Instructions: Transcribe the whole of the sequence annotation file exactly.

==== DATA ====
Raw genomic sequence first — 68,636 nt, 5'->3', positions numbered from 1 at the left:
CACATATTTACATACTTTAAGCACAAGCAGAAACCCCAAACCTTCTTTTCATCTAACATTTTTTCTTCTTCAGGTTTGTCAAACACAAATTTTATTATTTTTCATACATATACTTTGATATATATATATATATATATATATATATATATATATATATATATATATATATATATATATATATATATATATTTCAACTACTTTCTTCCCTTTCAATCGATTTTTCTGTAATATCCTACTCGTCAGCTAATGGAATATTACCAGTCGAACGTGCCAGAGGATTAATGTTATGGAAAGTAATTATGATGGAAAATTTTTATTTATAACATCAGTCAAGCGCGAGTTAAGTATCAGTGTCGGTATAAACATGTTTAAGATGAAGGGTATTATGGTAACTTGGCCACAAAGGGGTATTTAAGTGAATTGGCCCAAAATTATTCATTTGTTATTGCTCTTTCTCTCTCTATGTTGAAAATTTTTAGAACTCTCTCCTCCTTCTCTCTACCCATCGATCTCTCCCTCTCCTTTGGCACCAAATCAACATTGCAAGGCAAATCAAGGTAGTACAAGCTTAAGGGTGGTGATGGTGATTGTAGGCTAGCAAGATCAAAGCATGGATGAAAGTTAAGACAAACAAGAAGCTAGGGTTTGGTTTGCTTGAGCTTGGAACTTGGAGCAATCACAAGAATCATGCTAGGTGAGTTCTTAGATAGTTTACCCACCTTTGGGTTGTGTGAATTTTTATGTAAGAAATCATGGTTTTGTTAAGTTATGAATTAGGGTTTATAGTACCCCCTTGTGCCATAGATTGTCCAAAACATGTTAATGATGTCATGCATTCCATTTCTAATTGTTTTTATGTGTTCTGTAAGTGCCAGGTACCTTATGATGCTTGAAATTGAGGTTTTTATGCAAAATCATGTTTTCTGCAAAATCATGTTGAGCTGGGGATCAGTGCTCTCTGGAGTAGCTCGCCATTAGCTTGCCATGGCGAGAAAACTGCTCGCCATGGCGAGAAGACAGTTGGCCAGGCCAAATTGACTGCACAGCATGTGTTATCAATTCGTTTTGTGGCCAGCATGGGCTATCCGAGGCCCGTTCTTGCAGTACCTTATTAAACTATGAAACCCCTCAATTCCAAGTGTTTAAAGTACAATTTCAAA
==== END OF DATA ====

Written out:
Raw genomic sequence first — 68,636 nt, 5'->3', positions numbered from 1 at the left:
CACATATTTACATACTTTAAGCACAAGCAGAAACCCCAAACCTTCTTTTCATCTAACATTTTTTCTTCTTCAGGTTTGTCAAACACAAATTTTATTATTTTTCATACATATACTTTGATATATATATATATATATATATATATATATATATATATATATATATATATATATATATATATATATATATATTTCAACTACTTTCTTCCCTTTCAATCGATTTTTCTGTAATATCCTACTCGTCAGCTAATGGAATATTACCAGTCGAACGTGCCAGAGGATTAATGTTATGGAAAGTAATTATGATGGAAAATTTTTATTTATAACATCAGTCAAGCGCGAGTTAAGTATCAGTGTCGGTATAAACATGTTTAAGATGAAGGGTATTATGGTAACTTGGCCACAAAGGGGTATTTAAGTGAATTGGCCCAAAATTATTCATTTGTTATTGCTCTTTCTCTCTCTATGTTGAAAATTTTTAGAACTCTCTCCTCCTTCTCTCTACCCATCGATCTCTCCCTCTCCTTTGGCACCAAATCAACATTGCAAGGCAAATCAAGGTAGTACAAGCTTAAGGGTGGTGATGGTGATTGTAGGCTAGCAAGATCAAAGCATGGATGAAAGTTAAGACAAACAAGAAGCTAGGGTTTGGTTTGCTTGAGCTTGGAACTTGGAGCAATCACAAGAATCATGCTAGGTGAGTTCTTAGATAGTTTACCCACCTTTGGGTTGTGTGAATTTTTATGTAAGAAATCATGGTTTTGTTAAGTTATGAATTAGGGTTTATAGTACCCCCTTGTGCCATAGATTGTCCAAAACATGTTAATGATGTCATGCATTCCATTTCTAATTGTTTTTATGTGTTCTGTAAGTGCCAGGTACCTTATGATGCTTGAAATTGAGGTTTTTATGCAAAATCATGTTTTCTGCAAAATCATGTTGAGCTGGGGATCAGTGCTCTCTGGAGTAGCTCGCCATTAGCTTGCCATGGCGAGAAAACTGCTCGCCATGGCGAGAAGACAGTTGGCCAGGCCAAATTGACTGCACAGCATGTGTTATCAATTCGTTTTGTGGCCAGCATGGGCTATCCGAGGCCCGTTCTTGCAGTACCTTATTAAACTATGAAACCCCTCAATTCCAAGTGTTTAAAGTACAATTTCAAA